Kevin R. McCarthy for Jefferson County Commissioner

Why Do We Elect Crummy Politicians?

I’ve been thinking about this since my last entry.  It’s bothered me for some time, but I finally put a few brain cells to working on the problem.

I’ve come up with several reasons and they can be (mostly) traced to two sources: laziness and religion.

I hesitate to say that Americans are lazy, because we (as a group) really are not lazy.  However, we do tend to spend inordinate amounts of time on things like entertainment and hobbies (fun things) rather than more difficult and (arguably) more important pursuits.  I don’t know if that’s laziness.  I, for sure, would rather play video games than go to work every day, but I don’t.

The other side of the coin is that it is very difficult to keep up with all the items in politics that we have to keep up with to make informed decisions.  I really don’t know what the state railroad commissioner does, nor do I know what qualities would make a good one.  However, like many political jobs, I suspect that he has staff to make everything work correctly, and his main job is to talk to politicians higher up on the food chain, so his staff can get some work done.

I guess my main point about ‘laziness’ is the effort it takes for us to make informed decisions, rather than random decisions.  It is hard, but, on the things that are major concerns to me, I try.

This is where the ‘party system’ comes in.  Instead of being an expert and researcher, theoretically, you just have to vote for the party you most agree with.  However, lately this is becoming more difficult with Conservative Democrats, Liberal Republicans, people who switch sides after a few terms in office, etc.  Who knows anymore what the ‘parties’ really stand for.

The other reason is religion.  This is a tricky one and don’t go jumping to conclusions.  But religion really trains people to not ask questions.  And if a difficult question is asked, religion trains people to accept totally insane answers.

Politics can be compared to religion very easily.

  1. In both, you have a few people who are in complete control of almost everything.
  2. In both, the people are encouraged to believe in their leaders and not ask questions about what is going on.
  3. Both claim to know what is best for you.
  4. Both try to tell you what to do and when to do it.
  5. Both require a significant portion of your income.
  6. Both claim to have the answers for every problem you’ve ever had.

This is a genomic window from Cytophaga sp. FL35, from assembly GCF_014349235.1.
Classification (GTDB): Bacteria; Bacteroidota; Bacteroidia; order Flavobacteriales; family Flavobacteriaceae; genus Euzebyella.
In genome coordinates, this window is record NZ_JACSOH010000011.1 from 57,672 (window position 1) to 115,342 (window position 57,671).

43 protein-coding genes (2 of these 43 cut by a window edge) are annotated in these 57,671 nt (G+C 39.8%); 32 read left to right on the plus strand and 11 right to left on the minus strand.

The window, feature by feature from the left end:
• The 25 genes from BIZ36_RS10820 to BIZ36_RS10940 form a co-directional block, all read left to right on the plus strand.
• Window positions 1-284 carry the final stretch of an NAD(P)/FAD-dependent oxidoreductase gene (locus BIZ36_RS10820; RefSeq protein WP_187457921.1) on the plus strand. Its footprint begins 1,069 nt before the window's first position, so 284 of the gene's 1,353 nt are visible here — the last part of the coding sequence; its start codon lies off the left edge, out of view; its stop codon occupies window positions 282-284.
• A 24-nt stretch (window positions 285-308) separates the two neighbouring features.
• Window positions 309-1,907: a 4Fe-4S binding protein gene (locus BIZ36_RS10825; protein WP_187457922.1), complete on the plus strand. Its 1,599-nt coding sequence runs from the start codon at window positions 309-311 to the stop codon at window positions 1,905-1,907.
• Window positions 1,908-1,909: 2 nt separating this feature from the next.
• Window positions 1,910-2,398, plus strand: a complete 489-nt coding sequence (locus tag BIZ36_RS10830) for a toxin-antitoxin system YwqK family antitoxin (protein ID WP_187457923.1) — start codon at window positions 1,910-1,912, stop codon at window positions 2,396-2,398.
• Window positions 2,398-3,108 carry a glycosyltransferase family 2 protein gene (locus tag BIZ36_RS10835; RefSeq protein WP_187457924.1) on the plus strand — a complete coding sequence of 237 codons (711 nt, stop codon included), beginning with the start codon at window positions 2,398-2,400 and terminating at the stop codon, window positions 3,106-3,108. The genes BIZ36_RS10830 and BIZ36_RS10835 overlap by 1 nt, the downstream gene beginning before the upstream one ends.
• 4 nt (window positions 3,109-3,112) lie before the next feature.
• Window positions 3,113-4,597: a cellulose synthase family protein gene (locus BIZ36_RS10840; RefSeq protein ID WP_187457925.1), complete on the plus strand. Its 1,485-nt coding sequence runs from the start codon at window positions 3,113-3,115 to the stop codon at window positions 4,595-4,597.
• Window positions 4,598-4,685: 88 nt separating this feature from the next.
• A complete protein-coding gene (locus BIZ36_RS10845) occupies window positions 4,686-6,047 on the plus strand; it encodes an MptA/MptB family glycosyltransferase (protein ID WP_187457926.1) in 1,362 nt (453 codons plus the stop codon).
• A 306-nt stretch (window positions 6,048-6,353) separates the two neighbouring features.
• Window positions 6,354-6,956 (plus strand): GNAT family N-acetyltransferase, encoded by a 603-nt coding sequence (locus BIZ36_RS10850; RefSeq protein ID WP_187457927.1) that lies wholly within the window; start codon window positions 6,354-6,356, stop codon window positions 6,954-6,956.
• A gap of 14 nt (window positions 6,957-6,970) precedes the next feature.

7. Both tell you that you have more problems and have the answers for those too.

All of this requires the willing participation of the ‘subjects’ (for lack of a better word).

December 18, 2007 Posted by | Politics | Leave a comment

Opponents, Frustration, and Voters

KFDM announced today that a former judge has filed to run for the Democratic nomination for County commissioner Precinct 3.

Of course, this guy was asked by the State of Texas to STEP DOWN from being a judge because of implied impropriety during a case.  Yet he got 45% of the primary votes last time.

Jesus… why do I even bother?

I’ve often asked why do we have so many problems in politics.  To paraphrase Tom Clancy, “Why do we elect these people to office when we wouldn’t even feel safe inviting them into our homes?”

Yet time and again, we put them in office and then wonder why they do the things they do.  It’s our fault ladies and gentlemen.

As of 2005, the highest voter turnout in Jefferson County was  almost 89,000.  Out of almost 117,000 registered voters… that’s  just over half of the voters coming out for an election.

So ladies and gentlemen.  If you vote (and I think pretty much anyone reading this does), then find someone that doesn’t vote and convince them to.  Don’t pressure them for a candidate, just tell them to get out and vote.

If those 50% pf the people would vote, then we could literally change the county.  There’s enough ‘unclaimed’ votes for any person running to be elected to office.


December 18, 2007 Posted by | Campaign, Jefferson County, Politics | Leave a comment

Why Won’t Anyone Do Any Research?

As a County Commissioner (or any other job elected or otherwise),  I would do my own research.  This particular example is for the VX waste shipments into our area.  Why won’t the media take a few minutes to explain this in plain language?  ( Heck, I’ve even offered to do it for them, I am a Chemistry teacher.)

The VX gas has already been destroyed.  The plant here is destroying the caustic waste created by the destruction process.  That’s the same stuff in those big containers off Pure Atlantic Road labeled ‘caustic’.

Anyway, there is less than 20 parts per billion VX residue in the waste water.  That level (equal to 7 people in the entire US population) is considered safe enough to drink by the US Army.  The caustic would kill you, but the VX residue won’t.

Toxins toxicity is measured by LD50… the dose that would be lethal to 50% of the people affected.  The LD50 for VX (as a liquid) for a 160 lbs man is 10 milligrams.  If a 160 pound man drank 10 milligrams of VX liquid, he has a 50% chance of dying.